Low vitamin D levels are associated with increased risk of wheeze, especially in older adults
Published Online: August 1, 2011
Although recent guidelines from the Institute of Medicine recommend supplementation with vitamin D only for prevention of bone-related diseases, there is accumulating evidence that vitamin D deficiency is implicated in respiratory disease.
In a recent issue of The Journal of Allergy and Clinical and Immunology (JACI), Keet et al. assessed the relationship between serum vitamin D levels and self-reported wheeze and asthma in a large nationally representative survey (the National Health and Nutrition Examination Study 2005-2006).
Among 6,857 subjects, they found that lower serum vitamin D levels were associated with higher risk of both wheeze and asthma. Delving deeper, they report novel interactions between both age and atopic status and the relationship between vitamin D and wheeze.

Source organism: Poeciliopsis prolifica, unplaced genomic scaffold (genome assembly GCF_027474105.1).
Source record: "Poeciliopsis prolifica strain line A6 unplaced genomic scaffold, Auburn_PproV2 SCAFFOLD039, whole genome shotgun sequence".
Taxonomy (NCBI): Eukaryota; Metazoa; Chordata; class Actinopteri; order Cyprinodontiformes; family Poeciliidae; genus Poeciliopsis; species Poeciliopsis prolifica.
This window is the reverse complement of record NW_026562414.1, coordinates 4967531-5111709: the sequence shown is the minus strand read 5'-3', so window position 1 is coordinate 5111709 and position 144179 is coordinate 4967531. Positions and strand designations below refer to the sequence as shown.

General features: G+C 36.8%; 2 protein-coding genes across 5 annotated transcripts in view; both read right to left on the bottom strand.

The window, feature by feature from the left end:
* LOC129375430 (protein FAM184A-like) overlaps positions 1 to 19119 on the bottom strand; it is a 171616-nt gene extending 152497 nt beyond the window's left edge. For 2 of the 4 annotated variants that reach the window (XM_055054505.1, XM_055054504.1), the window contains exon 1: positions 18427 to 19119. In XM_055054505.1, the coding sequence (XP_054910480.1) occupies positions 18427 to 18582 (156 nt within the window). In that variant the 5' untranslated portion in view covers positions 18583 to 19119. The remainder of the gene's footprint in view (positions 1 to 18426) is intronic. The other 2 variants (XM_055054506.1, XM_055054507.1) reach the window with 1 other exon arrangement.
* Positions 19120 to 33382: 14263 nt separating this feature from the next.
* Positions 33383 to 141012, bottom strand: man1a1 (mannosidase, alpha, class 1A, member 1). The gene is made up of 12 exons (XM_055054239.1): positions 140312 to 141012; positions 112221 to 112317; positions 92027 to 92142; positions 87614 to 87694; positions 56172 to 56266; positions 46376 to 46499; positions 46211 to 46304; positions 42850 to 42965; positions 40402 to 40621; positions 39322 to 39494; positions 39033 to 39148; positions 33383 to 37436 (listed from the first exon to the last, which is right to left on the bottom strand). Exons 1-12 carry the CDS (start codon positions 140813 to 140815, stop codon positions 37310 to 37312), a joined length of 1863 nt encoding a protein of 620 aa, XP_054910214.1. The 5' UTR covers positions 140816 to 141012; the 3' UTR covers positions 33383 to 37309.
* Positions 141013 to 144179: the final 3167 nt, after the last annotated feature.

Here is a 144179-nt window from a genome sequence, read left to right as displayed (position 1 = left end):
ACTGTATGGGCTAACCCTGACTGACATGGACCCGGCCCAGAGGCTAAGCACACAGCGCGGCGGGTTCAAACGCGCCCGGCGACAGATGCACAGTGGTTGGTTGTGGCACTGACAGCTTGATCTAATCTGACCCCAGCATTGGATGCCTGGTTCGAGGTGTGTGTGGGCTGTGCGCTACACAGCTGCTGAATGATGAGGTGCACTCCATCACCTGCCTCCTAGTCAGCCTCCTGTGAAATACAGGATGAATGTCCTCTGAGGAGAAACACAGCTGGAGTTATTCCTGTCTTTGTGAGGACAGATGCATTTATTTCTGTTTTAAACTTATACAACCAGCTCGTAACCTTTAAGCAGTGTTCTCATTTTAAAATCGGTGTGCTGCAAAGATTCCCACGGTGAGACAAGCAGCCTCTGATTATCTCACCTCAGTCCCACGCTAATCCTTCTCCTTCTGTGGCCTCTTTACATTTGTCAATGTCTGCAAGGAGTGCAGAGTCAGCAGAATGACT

In their findings, the relationship between wheeze and lower vitamin D levels was age-dependent, with a much stronger association in older subjects. In addition, although vitamin D deficiency has been associated with higher total IgE, the relationship between vitamin D and wheeze was independent of IgE levels, and was in fact stronger in non-atopic subjects. These findings suggest that vitamin likely affects respiratory health through multiple mechanisms, and underscore the need for more research in this area.
The Journal of Allergy and Clinical Immunology (JACI) is the official scientific journal of the AAAAI, and is the most-cited journal in the field of allergy and clinical immunology.